Chakram Dervish fighters are locked into Quick Draw as the 1st level bonus feat and replaces bravery with a scaling dodge bonus versus ranged attacks. 3rd level replaces armor training with the ability to treat dual-wielding chakrams as light weapons and also eliminates penalties to wielding them in melee as well as eliminating the chance to damage himself. 5th level provides scaling bonuses to atk and damage as substitutions for weapon training and 7th level eliminates AoOs when throwing chakrams. 9th level provides dual throwing and 11th level allows the dervish to move up to his speed and make a full attack with chakrams at -2 to atk...which is pretty strong. At 15th level chakrams automatically return whether they hit or miss, allowing for full attacks with just one chakram in the hands. 20th level nets auto-confirms of crits and increases the crit modifier by +1 (to x3). The character also can't be disarmed.


The Dread Thane skald adds all spells with the fear-descriptor of 6th level or lower to his spell-list and gets +1/2 class level to Intimidate...which replaces bardic knowledge. Instead of song of the fallen, the archetype receives a song that causes the shaken condition. 2nd level provides +2 to damage versus shaken foes, scaling up to +4 versus frightened and +6 versus panicked foes at 8th level. 4th level fear immunity replacing uncanny dodge, which is imho a bit soon. 7th level nets a horrific visage while singing penalizing saves of nearby foes (10 ft) by -4 and eliminating fear immunity in that range. The range increases by +10 ft at 13th level and 19th level instead of versatile performance.


The Eldritch Sage magus gets only simple weapon proficiency (no armor/shield, no martial weapons), but gains spells per day at +1 level. Arcane Pool gains full level + Int-mod points and may expend them as a swift action to increase the save DC of magic items used or spells cast by +1. 10th level allows for the expenditure of 3 points for a +2 increase, while 20th level allows for the expenditure of 5 points for +3 DC. Spellcombat is modified to instead apply to casting spells and using magic items...or at least, it's supposed to, I think. The archetype fails to specify which kind of abilities they replace - while it's pretty evident for the respective levels, this still constitutes a comfort detriment. And yes, this means duel spellcasting via wands...and this is pretty much problematic on its own. Similarly, 2nd level's Dual Spellcasting, which allows for the casting of two spells at once, provided they're one level lower than the highest spell level available and needs two free hands for the trick. I get why this is here - it's there to replace spellstrike, a mighty ability...but double spells are a tricky thing that is usually a 20th-level CAPSTONE. For a reason. Worse, the lack of limitation to spells from the magus spell-list allows for a nasty two-level dip here. 5th level and every 6 levels thereafter net metamagic/item creation bonus feats. 7th level allows the magus to expend spell level arcane pool points to recall a spell activated from an item, allowing the character to recharge it. This does not work on empty items...but is still pretty powerful and necessitates that the GM takes careful heed regarding low-charge wands, staves, etc. As a capstone, the no-highest-spell-level limitation is taken off dual spellcasting and the character uses his own CL when using wands, staves and rods. Oh, and he may charge depleted items. This archetype is broken.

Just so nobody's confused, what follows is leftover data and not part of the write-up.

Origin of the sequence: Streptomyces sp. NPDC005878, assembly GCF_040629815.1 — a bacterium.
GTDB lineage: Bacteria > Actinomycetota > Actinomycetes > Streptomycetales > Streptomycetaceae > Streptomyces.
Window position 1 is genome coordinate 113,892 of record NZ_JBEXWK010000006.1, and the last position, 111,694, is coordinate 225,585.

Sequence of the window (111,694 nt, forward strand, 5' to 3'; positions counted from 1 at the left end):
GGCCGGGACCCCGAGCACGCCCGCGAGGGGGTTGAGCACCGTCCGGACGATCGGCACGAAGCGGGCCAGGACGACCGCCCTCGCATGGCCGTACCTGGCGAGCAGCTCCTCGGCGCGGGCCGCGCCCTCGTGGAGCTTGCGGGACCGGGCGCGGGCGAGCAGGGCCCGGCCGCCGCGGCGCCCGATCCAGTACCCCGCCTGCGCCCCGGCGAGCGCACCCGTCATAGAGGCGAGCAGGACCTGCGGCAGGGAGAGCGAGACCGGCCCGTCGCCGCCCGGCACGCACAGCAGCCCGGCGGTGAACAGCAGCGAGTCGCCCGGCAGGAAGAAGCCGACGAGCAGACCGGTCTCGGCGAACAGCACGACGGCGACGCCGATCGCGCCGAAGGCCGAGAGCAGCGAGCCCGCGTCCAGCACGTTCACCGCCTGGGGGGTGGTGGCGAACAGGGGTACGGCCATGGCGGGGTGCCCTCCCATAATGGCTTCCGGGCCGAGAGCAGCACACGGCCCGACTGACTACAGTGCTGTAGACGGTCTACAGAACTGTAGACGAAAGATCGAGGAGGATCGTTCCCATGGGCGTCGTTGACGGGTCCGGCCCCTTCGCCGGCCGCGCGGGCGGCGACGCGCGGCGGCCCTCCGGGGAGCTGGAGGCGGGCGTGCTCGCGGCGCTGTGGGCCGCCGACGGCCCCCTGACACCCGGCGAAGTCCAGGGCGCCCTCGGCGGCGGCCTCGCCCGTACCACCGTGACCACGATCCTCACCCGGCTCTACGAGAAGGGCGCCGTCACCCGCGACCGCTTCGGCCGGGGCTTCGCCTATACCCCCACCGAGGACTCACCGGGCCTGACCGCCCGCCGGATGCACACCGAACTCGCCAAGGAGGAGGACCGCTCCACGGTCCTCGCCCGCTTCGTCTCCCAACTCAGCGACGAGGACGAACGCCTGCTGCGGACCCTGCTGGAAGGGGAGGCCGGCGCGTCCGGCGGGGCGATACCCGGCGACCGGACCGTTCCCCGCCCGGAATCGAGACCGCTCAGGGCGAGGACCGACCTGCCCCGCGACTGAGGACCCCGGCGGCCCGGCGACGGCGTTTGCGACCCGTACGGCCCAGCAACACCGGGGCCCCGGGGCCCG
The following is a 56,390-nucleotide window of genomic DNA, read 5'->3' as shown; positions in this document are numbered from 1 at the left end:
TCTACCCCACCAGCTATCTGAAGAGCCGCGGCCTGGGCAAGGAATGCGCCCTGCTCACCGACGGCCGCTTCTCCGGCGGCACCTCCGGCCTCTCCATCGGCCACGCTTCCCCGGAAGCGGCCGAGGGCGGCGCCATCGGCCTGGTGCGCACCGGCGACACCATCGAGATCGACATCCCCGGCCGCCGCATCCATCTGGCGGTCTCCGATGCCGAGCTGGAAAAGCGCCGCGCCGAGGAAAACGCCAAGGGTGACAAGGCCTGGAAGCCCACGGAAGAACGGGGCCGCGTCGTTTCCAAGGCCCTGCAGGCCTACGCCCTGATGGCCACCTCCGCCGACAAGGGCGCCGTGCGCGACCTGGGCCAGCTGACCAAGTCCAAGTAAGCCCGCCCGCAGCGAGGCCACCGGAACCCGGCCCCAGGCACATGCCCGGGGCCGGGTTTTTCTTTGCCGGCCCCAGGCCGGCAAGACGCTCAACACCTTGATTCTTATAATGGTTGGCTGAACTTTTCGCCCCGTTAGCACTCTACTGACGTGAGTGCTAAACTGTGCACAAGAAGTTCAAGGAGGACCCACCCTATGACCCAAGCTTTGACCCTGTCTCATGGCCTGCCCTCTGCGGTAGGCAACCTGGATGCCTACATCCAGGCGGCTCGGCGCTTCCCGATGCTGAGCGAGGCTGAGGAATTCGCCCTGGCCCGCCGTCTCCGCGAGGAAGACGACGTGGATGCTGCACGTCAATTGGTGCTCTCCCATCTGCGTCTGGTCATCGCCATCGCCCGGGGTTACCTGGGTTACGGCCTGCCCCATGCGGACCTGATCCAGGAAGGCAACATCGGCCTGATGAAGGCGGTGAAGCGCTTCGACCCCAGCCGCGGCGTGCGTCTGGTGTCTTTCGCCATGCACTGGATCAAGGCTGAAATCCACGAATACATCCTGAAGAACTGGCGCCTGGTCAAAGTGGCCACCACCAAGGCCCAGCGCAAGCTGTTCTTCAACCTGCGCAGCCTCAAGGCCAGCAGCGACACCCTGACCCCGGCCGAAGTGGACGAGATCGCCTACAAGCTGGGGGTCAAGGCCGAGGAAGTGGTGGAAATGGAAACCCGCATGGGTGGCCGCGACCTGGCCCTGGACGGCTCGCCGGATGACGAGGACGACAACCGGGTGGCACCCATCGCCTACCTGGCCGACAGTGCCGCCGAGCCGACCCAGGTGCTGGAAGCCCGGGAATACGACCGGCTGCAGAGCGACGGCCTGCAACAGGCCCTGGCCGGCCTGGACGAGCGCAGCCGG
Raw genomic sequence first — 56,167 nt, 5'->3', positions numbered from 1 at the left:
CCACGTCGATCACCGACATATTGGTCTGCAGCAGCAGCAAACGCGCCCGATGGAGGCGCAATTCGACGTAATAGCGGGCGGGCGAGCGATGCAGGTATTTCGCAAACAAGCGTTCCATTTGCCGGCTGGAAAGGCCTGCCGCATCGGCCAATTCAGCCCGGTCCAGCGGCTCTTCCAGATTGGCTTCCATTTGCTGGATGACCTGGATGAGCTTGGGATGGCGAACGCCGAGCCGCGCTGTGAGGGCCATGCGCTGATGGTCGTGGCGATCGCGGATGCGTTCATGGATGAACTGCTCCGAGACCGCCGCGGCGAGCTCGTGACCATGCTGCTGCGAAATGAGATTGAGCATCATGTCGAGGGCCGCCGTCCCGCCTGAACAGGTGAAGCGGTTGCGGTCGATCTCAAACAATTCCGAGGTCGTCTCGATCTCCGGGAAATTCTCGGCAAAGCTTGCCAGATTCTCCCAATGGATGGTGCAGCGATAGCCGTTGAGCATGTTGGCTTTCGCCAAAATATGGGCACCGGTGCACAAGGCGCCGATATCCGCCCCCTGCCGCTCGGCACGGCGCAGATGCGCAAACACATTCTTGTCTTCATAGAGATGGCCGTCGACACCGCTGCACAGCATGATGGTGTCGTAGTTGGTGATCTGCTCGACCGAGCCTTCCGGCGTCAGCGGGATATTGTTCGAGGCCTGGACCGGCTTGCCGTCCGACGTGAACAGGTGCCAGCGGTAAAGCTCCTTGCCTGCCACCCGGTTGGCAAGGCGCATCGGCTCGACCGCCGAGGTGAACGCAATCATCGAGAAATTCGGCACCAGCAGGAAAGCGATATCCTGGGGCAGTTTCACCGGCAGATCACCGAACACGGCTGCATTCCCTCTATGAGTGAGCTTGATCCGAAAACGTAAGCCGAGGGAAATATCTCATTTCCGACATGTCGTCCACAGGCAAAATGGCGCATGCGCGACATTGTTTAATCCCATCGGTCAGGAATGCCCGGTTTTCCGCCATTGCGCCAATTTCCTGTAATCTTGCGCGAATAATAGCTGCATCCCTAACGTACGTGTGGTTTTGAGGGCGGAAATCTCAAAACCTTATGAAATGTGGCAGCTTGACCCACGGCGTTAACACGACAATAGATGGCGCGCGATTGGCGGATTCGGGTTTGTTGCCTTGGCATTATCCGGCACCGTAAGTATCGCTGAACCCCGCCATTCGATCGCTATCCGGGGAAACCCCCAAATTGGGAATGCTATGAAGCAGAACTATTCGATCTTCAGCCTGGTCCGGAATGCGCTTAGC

The Faithful Paragon warpriest must be LG and gets additional access to the paladin's spell-list - which is pretty insane, considering the exceedingly powerful paladin spells being balanced so they become relevant at 4th level, not 1st. And we all know at least a couple of very powerful such spells - when extending them to the arsenal of a full spellcaster, they turn ugly fast. The archetype also receives + Cha-mod fervor and moves sacred weapon to 4th level, treating it as class level -3. 4th level provides Cha-mod to saves instead of channel energy, while 7th level replaces sacred armor with the option to, as a swift action, gain temporary hit points equal to Cha modifier TIMES HD - but thankfully, only 1/day, +1/day at 14th level. 9th and 18th level increase fervor dice by one step each and replace the respective bonus feats. Overall, a more paladin-y warpriest whose epsllcasting remains his one issue: Plus pala-spells is a pretty big thing that eliminates this one at my table from the get-go.